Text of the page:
At a briefing Monday on how COVID-19 is affecting Horizon Health Network, president and CEO Karen McGrath said, "we could easily be overwhelmed with a very few new cases." McGrath said each of the regional Horizon Health centres tries to keep three to five medical beds open, and two to three ICU beds are kept open at each of the five largest hospitals to have room for a surge in COVID-19 patients."That doesn't sound like a very large number and it's not a very large number," said McGrath."So if, in fact, you have seven or eight people being admitted in a very short time, then in addition to everybody else we're providing care for, that small number could really impact the system and we could become overwhelmed really quickly."McGrath said, despite possible COVID fatigue, people should follow provincial guidelines and do what they can to stop the spread of the respiratory virus because only a few cases can impact the entire system."What happens is then we work very hard to get people out of hospital," said McGrath.She said if numbers of COVID-19 patients start to rise the first step is to cancel surgeries.64 staff isolatingMcGrath said 64 Horizon staff members are currently in isolation. She said there are not staff to fill in for these vacancies. "We are actually looking hour by hour as to how we staff particular areas," said McGrath.McGrath described the ICUs, emergency rooms and medical beds as "mission critical," meaning that these areas have to be properly staffed."That probably means when we get to a certain level, we are redeploying staff from other areas," and other services like surgeries are then cancelled. Stan Cassidy outbreakHorizon Health Network and New Brunswick Public Health are investigating a potential COVID-19 exposure at Horizon's Stan Cassidy Centre for Rehabilitation in Fredericton.McGrath said that about five patients and five staff who had direct contact with the staff member were tested, along with all other staff. Patients at the centre are also being tested for COVID-19.She said outpatient services have been cancelled for at least a week, while people receiving inpatient care will remain at the centre, but extra precautions are being taken."We have isolated patients within our facilities," McGrath said.She said the health care worker who tested positive for COVID on Saturday was not working at other places within Horizon.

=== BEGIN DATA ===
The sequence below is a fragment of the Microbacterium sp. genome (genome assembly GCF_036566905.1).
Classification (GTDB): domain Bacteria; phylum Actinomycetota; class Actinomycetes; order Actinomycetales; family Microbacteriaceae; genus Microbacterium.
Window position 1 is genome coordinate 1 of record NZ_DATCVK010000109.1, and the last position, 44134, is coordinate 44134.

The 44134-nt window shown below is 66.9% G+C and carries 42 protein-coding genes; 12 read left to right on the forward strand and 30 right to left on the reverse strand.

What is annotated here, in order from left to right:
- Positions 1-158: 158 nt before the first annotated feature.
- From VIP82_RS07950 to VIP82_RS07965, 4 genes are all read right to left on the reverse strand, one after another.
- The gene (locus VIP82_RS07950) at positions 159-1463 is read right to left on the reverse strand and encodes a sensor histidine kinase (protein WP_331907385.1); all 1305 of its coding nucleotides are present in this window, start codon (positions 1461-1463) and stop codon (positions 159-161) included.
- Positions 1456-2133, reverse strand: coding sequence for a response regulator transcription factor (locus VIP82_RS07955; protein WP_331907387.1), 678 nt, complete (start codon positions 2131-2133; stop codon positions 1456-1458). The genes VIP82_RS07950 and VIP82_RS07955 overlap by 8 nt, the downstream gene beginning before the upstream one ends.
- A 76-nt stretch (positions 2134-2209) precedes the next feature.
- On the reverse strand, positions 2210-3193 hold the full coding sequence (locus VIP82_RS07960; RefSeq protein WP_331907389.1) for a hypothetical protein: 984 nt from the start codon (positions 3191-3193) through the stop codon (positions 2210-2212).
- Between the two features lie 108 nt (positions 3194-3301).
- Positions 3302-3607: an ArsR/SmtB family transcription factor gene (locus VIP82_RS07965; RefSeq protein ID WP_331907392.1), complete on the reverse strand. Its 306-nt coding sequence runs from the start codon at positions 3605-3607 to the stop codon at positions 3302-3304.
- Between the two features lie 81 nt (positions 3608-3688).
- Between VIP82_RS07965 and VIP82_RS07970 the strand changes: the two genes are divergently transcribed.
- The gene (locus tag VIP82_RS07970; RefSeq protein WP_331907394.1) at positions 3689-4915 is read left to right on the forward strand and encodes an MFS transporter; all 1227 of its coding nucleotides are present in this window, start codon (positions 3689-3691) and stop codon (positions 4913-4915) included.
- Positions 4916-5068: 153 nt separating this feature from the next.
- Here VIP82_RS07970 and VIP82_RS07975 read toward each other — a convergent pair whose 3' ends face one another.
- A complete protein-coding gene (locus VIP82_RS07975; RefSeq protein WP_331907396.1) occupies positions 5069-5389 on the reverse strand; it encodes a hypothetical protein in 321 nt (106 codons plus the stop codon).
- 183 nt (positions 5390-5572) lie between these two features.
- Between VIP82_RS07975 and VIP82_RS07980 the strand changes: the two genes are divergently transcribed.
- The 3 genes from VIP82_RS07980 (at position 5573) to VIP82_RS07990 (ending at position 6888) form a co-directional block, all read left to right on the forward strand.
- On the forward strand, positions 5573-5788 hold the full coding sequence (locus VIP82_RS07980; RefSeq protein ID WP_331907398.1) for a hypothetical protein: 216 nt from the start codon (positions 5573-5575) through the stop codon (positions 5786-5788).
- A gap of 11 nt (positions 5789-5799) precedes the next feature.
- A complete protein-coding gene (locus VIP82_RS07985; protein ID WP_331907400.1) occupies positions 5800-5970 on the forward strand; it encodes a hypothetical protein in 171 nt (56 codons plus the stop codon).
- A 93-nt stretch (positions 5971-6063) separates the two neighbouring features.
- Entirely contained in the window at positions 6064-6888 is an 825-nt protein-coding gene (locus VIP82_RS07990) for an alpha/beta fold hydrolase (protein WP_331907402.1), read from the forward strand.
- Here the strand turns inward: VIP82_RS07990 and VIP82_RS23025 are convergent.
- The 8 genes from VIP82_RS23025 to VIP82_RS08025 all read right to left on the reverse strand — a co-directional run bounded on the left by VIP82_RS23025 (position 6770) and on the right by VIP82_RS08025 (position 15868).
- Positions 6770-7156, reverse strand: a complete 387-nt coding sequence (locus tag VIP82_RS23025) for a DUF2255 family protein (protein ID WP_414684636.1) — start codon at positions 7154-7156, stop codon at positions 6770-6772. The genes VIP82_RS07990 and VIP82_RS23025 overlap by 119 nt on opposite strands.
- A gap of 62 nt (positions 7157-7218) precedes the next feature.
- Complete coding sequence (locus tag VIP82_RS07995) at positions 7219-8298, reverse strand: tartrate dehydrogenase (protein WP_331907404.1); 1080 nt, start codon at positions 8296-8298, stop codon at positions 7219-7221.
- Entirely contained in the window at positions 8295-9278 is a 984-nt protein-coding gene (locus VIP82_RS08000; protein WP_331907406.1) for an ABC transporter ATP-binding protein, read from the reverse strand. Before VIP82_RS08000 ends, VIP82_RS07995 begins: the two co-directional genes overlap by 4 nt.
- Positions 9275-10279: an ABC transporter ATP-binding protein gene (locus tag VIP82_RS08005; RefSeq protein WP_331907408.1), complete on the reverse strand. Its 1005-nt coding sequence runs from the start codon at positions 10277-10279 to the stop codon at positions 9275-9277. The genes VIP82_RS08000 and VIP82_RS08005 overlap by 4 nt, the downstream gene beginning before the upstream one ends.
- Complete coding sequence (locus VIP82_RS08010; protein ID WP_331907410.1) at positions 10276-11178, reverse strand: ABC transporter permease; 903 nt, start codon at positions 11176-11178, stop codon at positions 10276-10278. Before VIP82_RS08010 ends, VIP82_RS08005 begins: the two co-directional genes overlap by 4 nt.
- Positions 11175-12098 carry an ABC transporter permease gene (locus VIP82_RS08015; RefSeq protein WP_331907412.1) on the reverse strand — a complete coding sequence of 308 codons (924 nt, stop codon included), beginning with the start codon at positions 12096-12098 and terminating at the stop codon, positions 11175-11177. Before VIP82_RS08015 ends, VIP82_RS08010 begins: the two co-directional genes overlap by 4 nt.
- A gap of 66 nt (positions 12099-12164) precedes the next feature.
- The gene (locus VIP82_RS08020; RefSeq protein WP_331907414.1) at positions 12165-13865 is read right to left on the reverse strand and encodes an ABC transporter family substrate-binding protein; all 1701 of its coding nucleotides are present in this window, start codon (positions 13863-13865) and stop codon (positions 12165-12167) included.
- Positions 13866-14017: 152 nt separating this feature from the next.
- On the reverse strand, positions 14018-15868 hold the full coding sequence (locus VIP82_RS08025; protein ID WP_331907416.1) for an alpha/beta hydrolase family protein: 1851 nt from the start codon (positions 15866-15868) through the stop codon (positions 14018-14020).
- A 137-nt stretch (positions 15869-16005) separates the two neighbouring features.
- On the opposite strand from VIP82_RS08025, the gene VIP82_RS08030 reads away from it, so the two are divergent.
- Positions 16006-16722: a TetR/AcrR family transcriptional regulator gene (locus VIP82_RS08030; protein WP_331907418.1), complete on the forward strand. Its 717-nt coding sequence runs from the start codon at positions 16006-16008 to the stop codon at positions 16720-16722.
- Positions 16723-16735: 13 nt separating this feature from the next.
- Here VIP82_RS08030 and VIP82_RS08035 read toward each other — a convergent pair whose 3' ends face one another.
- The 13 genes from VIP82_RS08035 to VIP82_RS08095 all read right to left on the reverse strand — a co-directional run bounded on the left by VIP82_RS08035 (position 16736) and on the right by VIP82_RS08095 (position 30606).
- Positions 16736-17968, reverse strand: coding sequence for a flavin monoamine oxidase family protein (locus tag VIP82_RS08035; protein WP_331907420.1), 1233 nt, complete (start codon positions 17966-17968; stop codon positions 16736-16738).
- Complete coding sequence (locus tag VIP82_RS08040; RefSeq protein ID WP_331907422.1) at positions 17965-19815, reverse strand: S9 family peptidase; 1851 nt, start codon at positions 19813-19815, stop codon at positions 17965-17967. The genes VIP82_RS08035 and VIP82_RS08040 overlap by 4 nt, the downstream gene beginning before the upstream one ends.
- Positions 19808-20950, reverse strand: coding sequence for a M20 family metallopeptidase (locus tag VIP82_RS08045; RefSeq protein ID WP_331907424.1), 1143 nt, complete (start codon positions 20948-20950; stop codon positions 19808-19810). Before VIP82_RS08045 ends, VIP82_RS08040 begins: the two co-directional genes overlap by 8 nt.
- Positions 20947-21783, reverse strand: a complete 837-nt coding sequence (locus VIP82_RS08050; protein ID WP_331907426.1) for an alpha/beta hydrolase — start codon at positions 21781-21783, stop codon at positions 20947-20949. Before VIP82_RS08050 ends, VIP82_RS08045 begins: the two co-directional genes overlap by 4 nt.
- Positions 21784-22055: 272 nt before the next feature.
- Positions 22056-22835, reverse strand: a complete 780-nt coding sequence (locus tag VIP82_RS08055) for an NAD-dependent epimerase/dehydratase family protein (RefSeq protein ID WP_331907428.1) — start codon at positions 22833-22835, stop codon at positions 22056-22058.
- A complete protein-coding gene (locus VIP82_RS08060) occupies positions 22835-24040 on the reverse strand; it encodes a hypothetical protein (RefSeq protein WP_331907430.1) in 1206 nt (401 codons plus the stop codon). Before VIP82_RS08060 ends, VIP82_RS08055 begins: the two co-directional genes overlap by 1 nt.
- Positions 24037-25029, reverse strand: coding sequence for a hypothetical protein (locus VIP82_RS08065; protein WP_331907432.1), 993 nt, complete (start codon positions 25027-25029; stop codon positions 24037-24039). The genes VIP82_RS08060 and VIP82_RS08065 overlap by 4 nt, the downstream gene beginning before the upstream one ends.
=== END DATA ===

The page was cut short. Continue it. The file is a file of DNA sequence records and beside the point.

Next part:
The Nova Scotia government is using $21.5 million in federal COVID-19 relief money to purchase thousands of new computers for students and upgrade servers and Wi-Fi systems in schools.The news comes several days after two schools were shut down and moved to at-home learning for two weeks due to several COVID-19 cases.Education Minister Zach Churchill said the province will buy 32,000 new computers, 24,000 of which have already been ordered and are expected to arrive by next month. The rest are to come in the new year.This is in addition to the 14,000 devices the province has already purchased. During a virtual briefing, Churchill said the level of need was determined by surveys submitted earlier this year by students and parents, as well as local input from regional education officials. The minister said the new supply would be able to meet demand."This is about ensuring that there's not a digital divide in our education system, that all of our students have equitable access to the tools they need to learn and succeed, even in an at-home learning environment," he said.The computers are coming from IMP following a tender process.A silver lining for the departmentThe timing is particularly relevant because on Friday the province closed Auburn Drive High School in Cole Harbour and Graham Creighton Junior High School in Cherry Brook for 14 days after three cases of COVID-19 were detected between the two schools.When schools were shut down last spring and learning moved to an at-home model, it caused a number of problems for families and teachers. Churchill said much has been learned from that experience and he expects things to go more smoothly this time.Along with ensuring people who need technology have it, there are guidelines in place to help teachers and other staff and options such as teleconferences, USB drives for the sharing of work and appointments to attend schools in cases where students do not have high-speed internet at home.If there is a silver lining to the situation, Churchill said it's that his department has been forced to consider technological capacity and assess who does and does not have access to digital learning tools sooner than perhaps was otherwise planned."I don't see us moving back from this. In fact, I see us enhancing our ability to utilize technology in the learning environment at school and at home for the long run," he said.Erring on the side of cautionIn announcing the school closures on Friday, Premier Stephen McNeil acknowledged that it was as much about addressing concerns parents, students and staff had about the situation as it was anything else. Churchill said Monday that officials will err on the side of caution when it comes to determining whether a school should shift to a blended learning model or full at-home learning."Even if the risk may be low, we want to make sure that we're responding in a way that minimizes the risk of spread to the best of our ability."Nova Scotia's Chief Medical Officer of Health, Dr. Robert Strang, has confirmed that evidence of community spread now exists in the greater Halifax area and his office has started announcing new restrictions. As of Monday, there were 51 known active cases of COVID-19 in the province.The funding announcement is in addition to the $40 million the province announced in August to help with the restart of the school year. Although the issues with technology were well established before September, Churchill said his department was awaiting access to the money from Ottawa before it could act.It's his hope the upgrades to servers and Wi-Fi systems will be completed before the end of the school year. The funding also includes money for 10 new full-time positions to help support the new devices, infrastructure upgrades and general at-home learning needs.MORE TOP STORIES